Harbutowice, Silesian Voivodeship

From Wikipedia, the free encyclopedia
Jump to: navigation, search
Social meeting house
Social meeting house
Coat of arms of Harbutowice
Coat of arms
Harbutowice is located in Poland
Coordinates: 49°46′38.84″N 18°48′25.72″E / 49.7774556°N 18.8071444°E / 49.7774556; 18.8071444Coordinates: 49°46′38.84″N 18°48′25.72″E / 49.7774556°N 18.8071444°E / 49.7774556; 18.8071444
Country Poland
Voivodeship Silesian
County Cieszyn
Gmina Skoczów
First mentioned 1521
 • Total 1.77 km2 (0.68 sq mi)
Population (2008)
 • Total 883
 • Density 500/km2 (1,300/sq mi)
Time zone CET (UTC+1)
 • Summer (DST) CEST (UTC+2)
Postal code 43-430
Car plates SCI

Harbutowice (German: Harbutowitz) is a village in Gmina Skoczów, Cieszyn County, Silesian Voivodeship, southern Poland. It has a population of about 880. It lies in the historical region of Cieszyn Silesia.


The village was first mentioned in 1448 as Harburtowicz[e].[1][2] Politically the village belonged then to the Duchy of Teschen, a fee of the Kingdom of Bohemia, which after 1526 became part of the Habsburg Monarchy.

After Revolutions of 1848 in the Austrian Empire a modern municipal division was introduced in the re-established Austrian Silesia. The village as a municipality was subscribed to the political district of Bielsko and the legal district of Skoczów. According to the censuses conducted in 1880, 1890, 1900 and 1910 the population of the municipality grew from 361 in 1880 to 369 in 1910, with majority of the inhabitants being native Polish-speakers (96.5%-98.9%) and minority German-speaking (most 3.5% in 1900), with a slight majority of Roman Catholics (51% in 1910), followed by Protestants (46.1% in 1910) and Jews (11 people).[3] The village was also traditionally inhabited by Cieszyn Vlachs, speaking Cieszyn Silesian dialect.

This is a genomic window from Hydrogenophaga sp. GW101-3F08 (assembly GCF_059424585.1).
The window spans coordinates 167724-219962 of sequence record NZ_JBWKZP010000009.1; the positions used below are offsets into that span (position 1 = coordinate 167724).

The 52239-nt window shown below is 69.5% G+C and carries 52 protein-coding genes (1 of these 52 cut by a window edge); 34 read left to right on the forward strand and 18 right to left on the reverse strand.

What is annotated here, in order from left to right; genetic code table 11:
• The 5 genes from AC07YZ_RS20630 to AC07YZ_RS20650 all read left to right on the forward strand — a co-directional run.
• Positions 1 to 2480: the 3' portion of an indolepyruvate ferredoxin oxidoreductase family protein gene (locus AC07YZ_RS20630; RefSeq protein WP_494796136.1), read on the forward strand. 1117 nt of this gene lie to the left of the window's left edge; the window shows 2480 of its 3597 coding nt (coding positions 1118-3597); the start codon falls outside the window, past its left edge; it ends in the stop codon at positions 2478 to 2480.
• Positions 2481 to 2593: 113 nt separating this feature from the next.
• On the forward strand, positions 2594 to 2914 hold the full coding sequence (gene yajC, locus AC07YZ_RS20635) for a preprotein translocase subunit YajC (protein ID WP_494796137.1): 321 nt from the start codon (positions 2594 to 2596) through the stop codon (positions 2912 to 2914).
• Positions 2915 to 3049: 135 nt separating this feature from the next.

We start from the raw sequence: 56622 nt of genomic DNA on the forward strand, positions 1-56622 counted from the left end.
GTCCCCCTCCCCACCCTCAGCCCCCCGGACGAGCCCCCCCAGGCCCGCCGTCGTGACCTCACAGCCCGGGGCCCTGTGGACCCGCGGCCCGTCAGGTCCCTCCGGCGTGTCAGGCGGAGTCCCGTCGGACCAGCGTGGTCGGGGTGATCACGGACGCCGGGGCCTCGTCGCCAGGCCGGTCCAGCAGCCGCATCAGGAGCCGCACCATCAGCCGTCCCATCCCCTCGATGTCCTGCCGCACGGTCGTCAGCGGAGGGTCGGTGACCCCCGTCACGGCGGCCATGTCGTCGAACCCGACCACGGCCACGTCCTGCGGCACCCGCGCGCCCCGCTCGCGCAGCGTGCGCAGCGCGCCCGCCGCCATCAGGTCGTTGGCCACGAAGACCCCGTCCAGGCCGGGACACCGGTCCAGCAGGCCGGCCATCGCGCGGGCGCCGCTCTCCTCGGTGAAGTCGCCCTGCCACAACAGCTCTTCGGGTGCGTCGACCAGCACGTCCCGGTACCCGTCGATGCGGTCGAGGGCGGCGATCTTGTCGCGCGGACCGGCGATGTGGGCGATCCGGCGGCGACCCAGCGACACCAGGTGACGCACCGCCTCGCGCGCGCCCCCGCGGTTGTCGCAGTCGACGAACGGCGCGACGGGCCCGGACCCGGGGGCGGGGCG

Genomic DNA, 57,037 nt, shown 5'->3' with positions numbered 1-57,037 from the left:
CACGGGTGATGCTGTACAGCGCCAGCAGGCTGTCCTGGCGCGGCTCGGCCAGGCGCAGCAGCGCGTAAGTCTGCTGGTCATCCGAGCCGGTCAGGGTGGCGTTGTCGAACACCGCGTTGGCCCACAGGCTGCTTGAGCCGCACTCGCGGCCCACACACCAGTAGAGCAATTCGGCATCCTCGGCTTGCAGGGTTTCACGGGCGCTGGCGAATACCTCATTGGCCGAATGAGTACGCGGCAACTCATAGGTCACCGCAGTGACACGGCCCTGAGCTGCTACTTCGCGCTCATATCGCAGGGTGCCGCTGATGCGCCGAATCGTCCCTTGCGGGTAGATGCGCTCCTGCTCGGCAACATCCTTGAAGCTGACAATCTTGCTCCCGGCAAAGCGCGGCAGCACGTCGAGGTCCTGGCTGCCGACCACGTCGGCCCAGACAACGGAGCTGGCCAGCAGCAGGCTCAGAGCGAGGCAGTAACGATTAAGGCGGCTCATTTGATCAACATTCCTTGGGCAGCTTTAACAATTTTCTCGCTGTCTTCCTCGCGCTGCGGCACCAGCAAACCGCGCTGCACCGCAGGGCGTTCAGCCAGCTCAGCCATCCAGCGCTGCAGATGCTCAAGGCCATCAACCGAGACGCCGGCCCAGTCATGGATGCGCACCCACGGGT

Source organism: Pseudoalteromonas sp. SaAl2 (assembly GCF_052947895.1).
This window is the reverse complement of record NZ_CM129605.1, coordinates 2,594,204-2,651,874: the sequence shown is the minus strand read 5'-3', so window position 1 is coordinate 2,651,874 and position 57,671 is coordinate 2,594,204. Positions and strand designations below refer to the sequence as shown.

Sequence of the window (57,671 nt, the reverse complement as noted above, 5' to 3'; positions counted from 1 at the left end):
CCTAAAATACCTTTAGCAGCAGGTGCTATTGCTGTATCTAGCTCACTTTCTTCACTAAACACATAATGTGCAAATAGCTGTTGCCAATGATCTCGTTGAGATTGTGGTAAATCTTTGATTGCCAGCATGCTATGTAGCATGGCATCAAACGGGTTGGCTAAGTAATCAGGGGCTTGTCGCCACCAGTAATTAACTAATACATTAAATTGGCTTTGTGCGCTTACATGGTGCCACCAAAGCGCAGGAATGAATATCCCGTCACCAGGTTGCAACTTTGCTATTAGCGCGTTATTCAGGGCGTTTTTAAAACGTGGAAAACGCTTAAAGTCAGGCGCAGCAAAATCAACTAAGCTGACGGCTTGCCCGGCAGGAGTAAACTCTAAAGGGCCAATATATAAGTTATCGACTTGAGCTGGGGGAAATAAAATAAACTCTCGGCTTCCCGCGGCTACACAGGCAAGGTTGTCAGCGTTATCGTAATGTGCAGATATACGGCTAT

After World War I, fall of Austria-Hungary, Polish–Czechoslovak War and the division of Cieszyn Silesia in 1920, it became a part of Poland. It was then annexed by Nazi Germany at the beginning of World War II. After the war it was restored to Poland.


  1. ^ Panic, Idzi (2010). Śląsk Cieszyński w średniowieczu (do 1528) [Cieszyn Silesia in the Middle Ages (until 1528)] (in Polish). Cieszyn: Starostwo Powiatowe w Cieszynie. p. 313. ISBN 978-83-926929-3-5. 
  2. ^ Mrózek, Robert (1984). Nazwy miejscowe dawnego Śląska Cieszyńskiego [Local names of former Cieszyn Silesia] (in Polish). Katowice: Uniwersytet Śląski w Katowicach. p. 76. ISSN 0208-6336. 
  3. ^ Piątkowski, Kazimierz (1918). Stosunki narodowościowe w Księstwie Cieszyńskiem (in Polish). Cieszyn: Macierz Szkolna Księstwa Cieszyńskiego. p. 255, 277.